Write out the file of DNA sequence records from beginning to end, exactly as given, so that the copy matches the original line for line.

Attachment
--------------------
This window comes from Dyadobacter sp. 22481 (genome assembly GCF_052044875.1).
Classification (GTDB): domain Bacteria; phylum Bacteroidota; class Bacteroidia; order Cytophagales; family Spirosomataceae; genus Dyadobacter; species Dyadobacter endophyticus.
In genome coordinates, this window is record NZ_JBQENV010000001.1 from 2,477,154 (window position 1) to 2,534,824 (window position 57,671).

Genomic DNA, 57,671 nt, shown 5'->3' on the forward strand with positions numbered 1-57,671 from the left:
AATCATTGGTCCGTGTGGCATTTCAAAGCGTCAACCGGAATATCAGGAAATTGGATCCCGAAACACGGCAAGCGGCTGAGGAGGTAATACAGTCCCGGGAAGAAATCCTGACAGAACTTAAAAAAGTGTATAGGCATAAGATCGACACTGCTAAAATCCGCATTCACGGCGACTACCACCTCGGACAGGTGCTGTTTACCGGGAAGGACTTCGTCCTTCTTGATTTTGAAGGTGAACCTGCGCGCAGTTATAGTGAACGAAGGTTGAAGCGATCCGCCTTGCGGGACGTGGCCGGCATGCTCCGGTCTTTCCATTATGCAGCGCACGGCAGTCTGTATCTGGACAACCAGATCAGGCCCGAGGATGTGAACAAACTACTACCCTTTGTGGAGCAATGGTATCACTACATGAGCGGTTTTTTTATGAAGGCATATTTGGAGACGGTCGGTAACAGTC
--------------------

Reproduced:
This window comes from Dyadobacter sp. 22481 (genome assembly GCF_052044875.1).
Classification (GTDB): domain Bacteria; phylum Bacteroidota; class Bacteroidia; order Cytophagales; family Spirosomataceae; genus Dyadobacter; species Dyadobacter endophyticus.
In genome coordinates, this window is record NZ_JBQENV010000001.1 from 2,477,154 (window position 1) to 2,534,824 (window position 57,671).

Genomic DNA, 57,671 nt, shown 5'->3' on the forward strand with positions numbered 1-57,671 from the left:
AATCATTGGTCCGTGTGGCATTTCAAAGCGTCAACCGGAATATCAGGAAATTGGATCCCGAAACACGGCAAGCGGCTGAGGAGGTAATACAGTCCCGGGAAGAAATCCTGACAGAACTTAAAAAAGTGTATAGGCATAAGATCGACACTGCTAAAATCCGCATTCACGGCGACTACCACCTCGGACAGGTGCTGTTTACCGGGAAGGACTTCGTCCTTCTTGATTTTGAAGGTGAACCTGCGCGCAGTTATAGTGAACGAAGGTTGAAGCGATCCGCCTTGCGGGACGTGGCCGGCATGCTCCGGTCTTTCCATTATGCAGCGCACGGCAGTCTGTATCTGGACAACCAGATCAGGCCCGAGGATGTGAACAAACTACTACCCTTTGTGGAGCAATGGTATCACTACATGAGCGGTTTTTTTATGAAGGCATATTTGGAGACGGTCGGTAACAGTC